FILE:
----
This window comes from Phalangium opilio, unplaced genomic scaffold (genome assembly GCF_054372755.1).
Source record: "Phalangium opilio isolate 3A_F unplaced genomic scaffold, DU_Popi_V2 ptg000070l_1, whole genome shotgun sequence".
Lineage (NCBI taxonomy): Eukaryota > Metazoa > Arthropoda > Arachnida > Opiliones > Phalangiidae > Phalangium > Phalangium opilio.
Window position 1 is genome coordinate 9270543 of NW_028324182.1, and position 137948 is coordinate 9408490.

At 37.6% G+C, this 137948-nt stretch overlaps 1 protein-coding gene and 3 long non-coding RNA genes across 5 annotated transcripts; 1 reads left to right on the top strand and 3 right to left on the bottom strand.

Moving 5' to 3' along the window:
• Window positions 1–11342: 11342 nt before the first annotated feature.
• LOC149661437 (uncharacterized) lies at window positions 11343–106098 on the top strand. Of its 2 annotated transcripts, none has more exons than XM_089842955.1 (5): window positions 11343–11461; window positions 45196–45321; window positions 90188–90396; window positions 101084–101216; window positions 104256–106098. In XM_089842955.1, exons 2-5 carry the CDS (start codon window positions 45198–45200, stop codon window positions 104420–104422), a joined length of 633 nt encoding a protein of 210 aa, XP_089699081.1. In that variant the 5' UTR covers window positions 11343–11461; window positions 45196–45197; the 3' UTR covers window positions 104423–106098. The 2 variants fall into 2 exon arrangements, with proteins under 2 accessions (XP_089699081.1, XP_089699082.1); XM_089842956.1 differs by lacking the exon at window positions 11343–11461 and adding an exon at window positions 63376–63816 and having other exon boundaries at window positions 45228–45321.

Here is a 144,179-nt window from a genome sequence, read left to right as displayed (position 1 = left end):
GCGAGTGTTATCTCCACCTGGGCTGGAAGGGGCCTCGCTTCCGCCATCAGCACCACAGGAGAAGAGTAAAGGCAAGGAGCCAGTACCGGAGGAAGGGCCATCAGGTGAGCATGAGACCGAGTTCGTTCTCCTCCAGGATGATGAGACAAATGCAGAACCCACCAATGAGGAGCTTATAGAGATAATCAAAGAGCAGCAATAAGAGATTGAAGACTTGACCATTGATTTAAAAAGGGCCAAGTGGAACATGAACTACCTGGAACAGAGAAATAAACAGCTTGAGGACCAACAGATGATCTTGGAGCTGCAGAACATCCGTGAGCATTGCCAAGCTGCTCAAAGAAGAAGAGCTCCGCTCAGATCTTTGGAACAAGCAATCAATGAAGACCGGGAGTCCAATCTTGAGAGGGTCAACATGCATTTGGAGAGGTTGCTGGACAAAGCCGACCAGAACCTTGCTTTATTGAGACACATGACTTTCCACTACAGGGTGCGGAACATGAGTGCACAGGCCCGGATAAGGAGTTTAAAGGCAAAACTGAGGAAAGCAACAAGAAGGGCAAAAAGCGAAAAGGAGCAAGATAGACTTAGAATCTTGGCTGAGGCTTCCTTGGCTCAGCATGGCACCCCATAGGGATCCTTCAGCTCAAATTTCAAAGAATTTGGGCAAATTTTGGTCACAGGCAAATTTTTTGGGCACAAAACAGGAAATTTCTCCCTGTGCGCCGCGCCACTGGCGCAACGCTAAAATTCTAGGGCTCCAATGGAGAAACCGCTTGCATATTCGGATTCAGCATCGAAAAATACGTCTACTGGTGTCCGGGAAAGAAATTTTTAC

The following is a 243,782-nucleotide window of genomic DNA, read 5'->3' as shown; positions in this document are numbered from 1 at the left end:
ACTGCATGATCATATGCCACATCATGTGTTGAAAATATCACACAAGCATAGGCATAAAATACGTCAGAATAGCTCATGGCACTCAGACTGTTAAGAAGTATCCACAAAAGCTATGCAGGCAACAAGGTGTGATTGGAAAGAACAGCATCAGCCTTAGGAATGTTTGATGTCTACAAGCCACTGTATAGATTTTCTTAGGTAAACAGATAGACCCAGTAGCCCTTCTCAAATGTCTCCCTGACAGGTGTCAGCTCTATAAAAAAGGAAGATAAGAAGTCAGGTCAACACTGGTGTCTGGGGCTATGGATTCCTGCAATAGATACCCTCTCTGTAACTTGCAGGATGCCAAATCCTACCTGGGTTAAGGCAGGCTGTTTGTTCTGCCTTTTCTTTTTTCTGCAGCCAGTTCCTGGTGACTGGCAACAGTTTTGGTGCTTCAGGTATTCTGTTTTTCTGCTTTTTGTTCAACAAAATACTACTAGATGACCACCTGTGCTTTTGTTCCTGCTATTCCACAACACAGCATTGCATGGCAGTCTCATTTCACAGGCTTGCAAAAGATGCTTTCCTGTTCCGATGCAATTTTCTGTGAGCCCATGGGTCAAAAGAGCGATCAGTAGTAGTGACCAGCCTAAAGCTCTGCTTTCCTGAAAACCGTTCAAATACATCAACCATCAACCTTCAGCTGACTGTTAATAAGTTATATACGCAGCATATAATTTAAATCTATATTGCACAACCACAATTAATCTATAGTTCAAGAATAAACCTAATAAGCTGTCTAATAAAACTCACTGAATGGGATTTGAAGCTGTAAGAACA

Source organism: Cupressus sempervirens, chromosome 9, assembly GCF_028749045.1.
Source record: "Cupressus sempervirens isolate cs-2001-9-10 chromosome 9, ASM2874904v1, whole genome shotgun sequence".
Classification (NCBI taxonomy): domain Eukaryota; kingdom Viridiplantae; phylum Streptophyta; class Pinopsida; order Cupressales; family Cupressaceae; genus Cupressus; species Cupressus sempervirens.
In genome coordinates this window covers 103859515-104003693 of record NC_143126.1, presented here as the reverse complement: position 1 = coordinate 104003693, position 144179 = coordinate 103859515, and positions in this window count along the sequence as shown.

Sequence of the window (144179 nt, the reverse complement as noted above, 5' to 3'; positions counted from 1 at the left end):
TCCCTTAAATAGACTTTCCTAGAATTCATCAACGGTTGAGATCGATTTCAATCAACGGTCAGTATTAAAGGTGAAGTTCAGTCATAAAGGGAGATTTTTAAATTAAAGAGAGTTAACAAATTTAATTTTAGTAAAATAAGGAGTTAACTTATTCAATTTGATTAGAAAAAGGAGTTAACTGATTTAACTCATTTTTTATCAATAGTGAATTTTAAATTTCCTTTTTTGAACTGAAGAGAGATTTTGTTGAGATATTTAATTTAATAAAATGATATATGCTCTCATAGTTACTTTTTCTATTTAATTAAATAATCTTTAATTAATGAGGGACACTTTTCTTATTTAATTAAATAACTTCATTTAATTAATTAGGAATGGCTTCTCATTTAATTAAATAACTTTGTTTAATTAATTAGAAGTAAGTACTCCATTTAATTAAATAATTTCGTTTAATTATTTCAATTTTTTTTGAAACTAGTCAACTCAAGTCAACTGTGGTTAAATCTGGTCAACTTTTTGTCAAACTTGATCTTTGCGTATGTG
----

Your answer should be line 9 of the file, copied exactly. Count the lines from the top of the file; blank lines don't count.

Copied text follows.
Here is a 144,179-nt window from a genome sequence, read left to right as displayed (position 1 = left end):